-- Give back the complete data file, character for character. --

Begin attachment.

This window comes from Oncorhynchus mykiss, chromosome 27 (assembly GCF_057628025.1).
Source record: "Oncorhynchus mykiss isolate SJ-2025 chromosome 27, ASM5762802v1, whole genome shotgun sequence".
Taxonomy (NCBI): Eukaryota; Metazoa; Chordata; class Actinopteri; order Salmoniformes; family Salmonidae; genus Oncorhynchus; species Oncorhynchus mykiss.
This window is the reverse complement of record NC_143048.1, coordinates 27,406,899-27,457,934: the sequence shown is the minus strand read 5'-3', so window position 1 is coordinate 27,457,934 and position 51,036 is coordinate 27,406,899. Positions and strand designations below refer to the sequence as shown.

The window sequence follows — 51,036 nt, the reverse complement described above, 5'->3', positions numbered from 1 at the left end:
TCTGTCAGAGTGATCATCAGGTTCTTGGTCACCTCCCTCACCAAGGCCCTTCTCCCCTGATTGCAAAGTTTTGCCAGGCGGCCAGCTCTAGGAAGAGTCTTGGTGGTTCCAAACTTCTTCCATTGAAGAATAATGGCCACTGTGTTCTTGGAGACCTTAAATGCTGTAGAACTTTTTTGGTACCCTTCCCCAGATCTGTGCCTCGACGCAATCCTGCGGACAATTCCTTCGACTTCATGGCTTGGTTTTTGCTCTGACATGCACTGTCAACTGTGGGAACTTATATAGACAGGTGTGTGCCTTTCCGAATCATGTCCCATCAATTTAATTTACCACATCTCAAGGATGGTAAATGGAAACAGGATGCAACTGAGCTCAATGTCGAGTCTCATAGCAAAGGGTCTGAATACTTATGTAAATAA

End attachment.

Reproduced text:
This window comes from Oncorhynchus mykiss, chromosome 27 (assembly GCF_057628025.1).
Source record: "Oncorhynchus mykiss isolate SJ-2025 chromosome 27, ASM5762802v1, whole genome shotgun sequence".
Taxonomy (NCBI): Eukaryota; Metazoa; Chordata; class Actinopteri; order Salmoniformes; family Salmonidae; genus Oncorhynchus; species Oncorhynchus mykiss.
This window is the reverse complement of record NC_143048.1, coordinates 27,406,899-27,457,934: the sequence shown is the minus strand read 5'-3', so window position 1 is coordinate 27,457,934 and position 51,036 is coordinate 27,406,899. Positions and strand designations below refer to the sequence as shown.

The window sequence follows — 51,036 nt, the reverse complement described above, 5'->3', positions numbered from 1 at the left end:
TCTGTCAGAGTGATCATCAGGTTCTTGGTCACCTCCCTCACCAAGGCCCTTCTCCCCTGATTGCAAAGTTTTGCCAGGCGGCCAGCTCTAGGAAGAGTCTTGGTGGTTCCAAACTTCTTCCATTGAAGAATAATGGCCACTGTGTTCTTGGAGACCTTAAATGCTGTAGAACTTTTTTGGTACCCTTCCCCAGATCTGTGCCTCGACGCAATCCTGCGGACAATTCCTTCGACTTCATGGCTTGGTTTTTGCTCTGACATGCACTGTCAACTGTGGGAACTTATATAGACAGGTGTGTGCCTTTCCGAATCATGTCCCATCAATTTAATTTACCACATCTCAAGGATGGTAAATGGAAACAGGATGCAACTGAGCTCAATGTCGAGTCTCATAGCAAAGGGTCTGAATACTTATGTAAATAA